In the beginning, the small subscription library was open one day a week and staffed by volunteers. The library contents were housed in private homes and later the vestry of the Protestant Union Chapel. 

The library’s name changed to Bangkok Library Association in October 1911.

Jennie Neilson Hays 

Jennie Neilson Hays was born on September 19, 1859, in Aalborg, Denmark. As a Protestant Missionary, Miss Neilson arrived in Bangkok, Siam, in October 1884. In 1885, Miss Nelson began her relationship with the Bangkok Ladies’ Library Association conducting benefits for raising funds and assisting in library duties. Jennie Nelson Hays served as the Librarian of the Bangkok Library Association until her death of Cholera on April 26, 1920.  

Jennie Neilson Hays Passport Photo 1916

In a letter from the American Consulate, dated May 20, 1920, Carl C. Hanson, the American Vice-Consul in Charge, reported the death of Mrs. Hays to the Secretary of State of the United States, Bainbridge Colby.

The letter read:

Death of an American Citizen

Mrs. Jennie Neilson Hays


I have the honor to enclose herewith a report of the death of an American citizen, Mrs. Jennie Nelson Hays, the wife of Dr. Thomas Heyward Hays, now living in Bangkok. Mrs. Hays always took the leading part on all occasions connected with public welfare and was well known for her charitable work. His Majesty the King of Siam sent a special message of condolences to Dr. Hays, and by the King’s command, a royal wreath was placed on the grave of Mrs. Hays. 

I have the honor to be Sir,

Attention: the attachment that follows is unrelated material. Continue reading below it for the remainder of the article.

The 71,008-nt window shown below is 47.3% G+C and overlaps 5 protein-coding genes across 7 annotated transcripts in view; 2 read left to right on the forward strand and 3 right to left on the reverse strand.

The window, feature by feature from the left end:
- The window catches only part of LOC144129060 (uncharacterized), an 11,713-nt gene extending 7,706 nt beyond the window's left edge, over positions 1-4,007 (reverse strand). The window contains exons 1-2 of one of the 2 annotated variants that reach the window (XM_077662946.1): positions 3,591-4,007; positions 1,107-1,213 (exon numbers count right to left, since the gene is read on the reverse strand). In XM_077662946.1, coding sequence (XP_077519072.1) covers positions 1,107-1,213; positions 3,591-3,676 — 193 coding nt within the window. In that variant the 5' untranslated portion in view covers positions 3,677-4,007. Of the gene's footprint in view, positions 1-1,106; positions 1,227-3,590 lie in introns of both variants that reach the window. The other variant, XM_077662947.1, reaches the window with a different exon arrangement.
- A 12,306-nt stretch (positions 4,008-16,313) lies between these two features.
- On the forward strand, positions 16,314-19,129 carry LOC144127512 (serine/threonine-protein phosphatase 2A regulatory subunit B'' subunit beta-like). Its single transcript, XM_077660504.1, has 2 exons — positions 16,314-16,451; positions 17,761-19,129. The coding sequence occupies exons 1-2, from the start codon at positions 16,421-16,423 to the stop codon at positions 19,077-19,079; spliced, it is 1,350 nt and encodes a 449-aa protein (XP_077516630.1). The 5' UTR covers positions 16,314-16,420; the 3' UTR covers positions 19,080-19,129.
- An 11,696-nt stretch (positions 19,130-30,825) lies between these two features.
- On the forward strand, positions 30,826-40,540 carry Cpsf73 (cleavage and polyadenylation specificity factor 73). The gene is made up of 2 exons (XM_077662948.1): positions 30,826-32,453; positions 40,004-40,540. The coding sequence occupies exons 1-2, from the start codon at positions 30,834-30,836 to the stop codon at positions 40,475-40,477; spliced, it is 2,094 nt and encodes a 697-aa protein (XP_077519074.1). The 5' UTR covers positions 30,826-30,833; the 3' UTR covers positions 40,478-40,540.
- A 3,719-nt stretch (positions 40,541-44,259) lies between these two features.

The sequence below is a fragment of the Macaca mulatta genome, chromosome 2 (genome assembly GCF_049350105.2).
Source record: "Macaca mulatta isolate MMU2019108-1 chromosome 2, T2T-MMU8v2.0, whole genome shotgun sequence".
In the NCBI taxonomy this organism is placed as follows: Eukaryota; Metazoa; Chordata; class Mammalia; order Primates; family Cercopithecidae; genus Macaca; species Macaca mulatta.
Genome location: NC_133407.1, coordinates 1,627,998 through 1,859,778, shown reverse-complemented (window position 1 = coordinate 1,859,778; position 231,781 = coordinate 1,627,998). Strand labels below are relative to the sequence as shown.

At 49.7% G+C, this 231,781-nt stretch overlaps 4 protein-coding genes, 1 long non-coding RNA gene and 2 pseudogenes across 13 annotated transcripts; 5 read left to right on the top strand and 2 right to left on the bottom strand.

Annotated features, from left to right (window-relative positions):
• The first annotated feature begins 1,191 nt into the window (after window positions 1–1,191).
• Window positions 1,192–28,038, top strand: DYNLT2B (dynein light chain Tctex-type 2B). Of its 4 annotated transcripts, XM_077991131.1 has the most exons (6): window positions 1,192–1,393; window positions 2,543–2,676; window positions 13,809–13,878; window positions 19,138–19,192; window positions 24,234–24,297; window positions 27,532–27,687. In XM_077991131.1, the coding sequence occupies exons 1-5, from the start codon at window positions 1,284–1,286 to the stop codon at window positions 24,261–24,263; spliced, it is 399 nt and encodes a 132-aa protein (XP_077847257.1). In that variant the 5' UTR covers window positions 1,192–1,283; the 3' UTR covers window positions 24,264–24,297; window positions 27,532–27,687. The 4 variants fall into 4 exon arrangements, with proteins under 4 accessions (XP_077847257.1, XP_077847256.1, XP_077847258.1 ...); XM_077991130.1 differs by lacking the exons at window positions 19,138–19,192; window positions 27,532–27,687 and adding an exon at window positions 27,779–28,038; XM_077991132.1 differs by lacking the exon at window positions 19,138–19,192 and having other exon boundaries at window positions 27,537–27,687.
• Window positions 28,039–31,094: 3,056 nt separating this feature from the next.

Your obedient servant,

Carl C. Hanson

American Vice Consul in Charge

After her death, Mario Tamagno, an Italian architect, was commissioned by her husband, Dr. Thomas Heyward Hays, to design a permanent home for the library on Surawong Road. The Neilson-Hays Library, a then state-of-the-art Neo-classical building, opened to the public on June 26, 1922.

Jennie and her husband, Thomas, are buried at the Bangkok Protestant Cemetery.

Mrs. Williamson

Lady Marion Maria Winifred Crozier Williamson served as President of the Bangkok Library Association.

Maria Crozier was born on October 21, 1875, in the former British territory of Allahabad, Uttar Pradesh, India. There she married Walter James Franklin Williamson on August 15, 1894. Sir Williamson was financial counsel to the government of Siam and later, a financial expert at the League of Nations. Sir and Lady Williamson are also known for the contribution to the ornithological community. Sir Williamson was a noted ornithologist whose collection is incorporated into the British Museum of National History. Lady Williamson is the namesake of the Indochinese Bush Lark species mirafra assamica marionae. Lady Williamson died on May 30, 1945, in London, England.

Mrs. A. Link

Erma Link was the wife of Adolf Link, a partner of B. Grimm & Co., importers, and merchants. Adolf Link joined B. Grimm & Co. as a manager in 1903. Under Adolf Link’s management, B. Grimm & Co. grew rapidly. However, at the outbreak of World War I, Siam joined allied forces and declared war on Germany. In February 1918, Siam’s government designated all German residents as enemies of the state. Consequently, Siam’s government seized the Link family’s possessions and placed the family in an internment camp in India. After World War I, the Links returned to Siam, but World War II resulted in house arrest. Despite the effects of the World Wars on the company, B. Grimm continues its 150-year history with Thailand, now operated by a 4th generation Link family. member